Washington University Law Quarterly
My claim in this Article is that the foundational normative values of lawyering are substantively plural and, in many cases, incommensurable. By plural I mean that the ends served by the practice of lawyering are fundamentally diverse, and are therefore valued in different ways. Lawyers promote multiple worthwhile goals, including not only preserving individual liberty, speaking truth to power, showing mercy, and resisting oppression, but also enhancing order and stability in opposition to the “ill-considered passions” of democracy, aligning individual action with the public good, and shaping disputes for resolution by particular institutions such as courts and agencies. The claim of incommensurability should not be confused with the familiar argument that in a multicultural, diverse society, the lawyer and client may disagree about justice and the lawyer may face a choice between following her own moral principles or those of her client. Instead, my argument is that the lawyer seeking to act ethically must take account of different value claims that may not be comparable with one another in an impersonally rational, mathematical, or algorithmic manner.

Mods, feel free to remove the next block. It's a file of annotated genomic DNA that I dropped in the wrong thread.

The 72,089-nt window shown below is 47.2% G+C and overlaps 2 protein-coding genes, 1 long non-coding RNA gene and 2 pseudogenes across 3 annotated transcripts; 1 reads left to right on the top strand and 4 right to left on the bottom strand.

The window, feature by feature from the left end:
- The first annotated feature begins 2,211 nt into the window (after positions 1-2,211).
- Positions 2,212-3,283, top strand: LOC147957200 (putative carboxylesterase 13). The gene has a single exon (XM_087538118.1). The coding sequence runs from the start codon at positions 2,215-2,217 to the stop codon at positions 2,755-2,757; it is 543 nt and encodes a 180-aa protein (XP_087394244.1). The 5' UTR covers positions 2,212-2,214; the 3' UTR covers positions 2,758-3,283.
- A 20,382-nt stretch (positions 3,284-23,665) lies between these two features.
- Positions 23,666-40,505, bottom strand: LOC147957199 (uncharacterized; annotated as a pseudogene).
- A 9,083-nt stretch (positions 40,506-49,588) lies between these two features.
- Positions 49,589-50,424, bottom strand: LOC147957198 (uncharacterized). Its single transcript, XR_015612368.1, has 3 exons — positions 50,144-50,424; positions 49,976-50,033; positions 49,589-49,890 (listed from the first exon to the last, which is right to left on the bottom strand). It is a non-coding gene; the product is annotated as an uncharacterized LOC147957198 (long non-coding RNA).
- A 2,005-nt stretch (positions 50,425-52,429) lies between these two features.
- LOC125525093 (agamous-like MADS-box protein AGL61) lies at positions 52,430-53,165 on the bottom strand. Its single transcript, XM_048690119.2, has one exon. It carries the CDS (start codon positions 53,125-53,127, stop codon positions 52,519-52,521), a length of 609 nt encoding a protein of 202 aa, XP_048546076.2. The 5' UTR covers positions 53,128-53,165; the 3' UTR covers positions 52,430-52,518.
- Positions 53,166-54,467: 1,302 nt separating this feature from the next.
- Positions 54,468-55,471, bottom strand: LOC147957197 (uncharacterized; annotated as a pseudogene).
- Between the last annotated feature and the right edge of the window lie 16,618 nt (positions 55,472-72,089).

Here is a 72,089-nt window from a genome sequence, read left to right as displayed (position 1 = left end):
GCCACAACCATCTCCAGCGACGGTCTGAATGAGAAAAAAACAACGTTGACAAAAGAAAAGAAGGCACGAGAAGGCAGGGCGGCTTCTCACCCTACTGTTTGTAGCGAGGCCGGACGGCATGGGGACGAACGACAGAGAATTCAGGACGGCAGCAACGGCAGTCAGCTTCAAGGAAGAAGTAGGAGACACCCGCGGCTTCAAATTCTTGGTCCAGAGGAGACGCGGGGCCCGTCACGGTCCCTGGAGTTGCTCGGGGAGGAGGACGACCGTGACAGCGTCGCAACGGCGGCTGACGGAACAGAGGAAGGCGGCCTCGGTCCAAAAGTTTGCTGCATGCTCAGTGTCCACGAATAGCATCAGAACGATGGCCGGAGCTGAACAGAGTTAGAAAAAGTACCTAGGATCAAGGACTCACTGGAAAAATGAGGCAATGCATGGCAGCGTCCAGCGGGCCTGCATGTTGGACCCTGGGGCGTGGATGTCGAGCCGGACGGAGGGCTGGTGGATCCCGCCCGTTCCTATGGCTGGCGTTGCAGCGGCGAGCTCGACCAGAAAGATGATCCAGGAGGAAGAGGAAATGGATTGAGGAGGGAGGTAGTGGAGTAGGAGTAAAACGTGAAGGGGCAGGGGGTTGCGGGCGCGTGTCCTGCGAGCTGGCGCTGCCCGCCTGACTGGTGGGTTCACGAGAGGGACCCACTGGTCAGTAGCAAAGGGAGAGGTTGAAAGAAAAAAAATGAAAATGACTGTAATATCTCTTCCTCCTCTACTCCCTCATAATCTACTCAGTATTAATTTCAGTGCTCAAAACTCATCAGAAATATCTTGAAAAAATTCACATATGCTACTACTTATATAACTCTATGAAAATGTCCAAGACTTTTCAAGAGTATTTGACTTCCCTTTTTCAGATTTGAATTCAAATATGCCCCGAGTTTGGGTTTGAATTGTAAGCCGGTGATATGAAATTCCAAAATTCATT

W. Bradley Wendel,
Value Pluralism in Legal Ethics,
78 Wash. U. L. Q. 113
Available at: http://openscholarship.wustl.edu/law_lawreview/vol78/iss1/3